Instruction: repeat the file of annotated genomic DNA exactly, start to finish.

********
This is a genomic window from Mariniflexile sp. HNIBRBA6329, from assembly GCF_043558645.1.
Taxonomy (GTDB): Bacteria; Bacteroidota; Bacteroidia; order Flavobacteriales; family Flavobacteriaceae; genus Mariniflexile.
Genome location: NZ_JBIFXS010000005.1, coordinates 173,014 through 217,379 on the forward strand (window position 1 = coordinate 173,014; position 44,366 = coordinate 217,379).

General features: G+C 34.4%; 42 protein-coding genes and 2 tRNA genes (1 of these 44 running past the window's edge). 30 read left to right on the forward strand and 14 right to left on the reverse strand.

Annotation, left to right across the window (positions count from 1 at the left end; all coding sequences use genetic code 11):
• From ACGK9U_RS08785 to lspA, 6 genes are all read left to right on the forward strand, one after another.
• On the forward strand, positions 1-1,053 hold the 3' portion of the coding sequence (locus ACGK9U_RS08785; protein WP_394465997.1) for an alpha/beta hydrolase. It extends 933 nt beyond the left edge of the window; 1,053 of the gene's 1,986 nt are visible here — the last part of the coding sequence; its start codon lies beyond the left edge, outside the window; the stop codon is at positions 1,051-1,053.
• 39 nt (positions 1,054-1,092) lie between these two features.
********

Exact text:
This is a genomic window from Mariniflexile sp. HNIBRBA6329, from assembly GCF_043558645.1.
Taxonomy (GTDB): Bacteria; Bacteroidota; Bacteroidia; order Flavobacteriales; family Flavobacteriaceae; genus Mariniflexile.
Genome location: NZ_JBIFXS010000005.1, coordinates 173,014 through 217,379 on the forward strand (window position 1 = coordinate 173,014; position 44,366 = coordinate 217,379).

General features: G+C 34.4%; 42 protein-coding genes and 2 tRNA genes (1 of these 44 running past the window's edge). 30 read left to right on the forward strand and 14 right to left on the reverse strand.

Annotation, left to right across the window (positions count from 1 at the left end; all coding sequences use genetic code 11):
• From ACGK9U_RS08785 to lspA, 6 genes are all read left to right on the forward strand, one after another.
• On the forward strand, positions 1-1,053 hold the 3' portion of the coding sequence (locus ACGK9U_RS08785; protein WP_394465997.1) for an alpha/beta hydrolase. It extends 933 nt beyond the left edge of the window; 1,053 of the gene's 1,986 nt are visible here — the last part of the coding sequence; its start codon lies beyond the left edge, outside the window; the stop codon is at positions 1,051-1,053.
• 39 nt (positions 1,054-1,092) lie between these two features.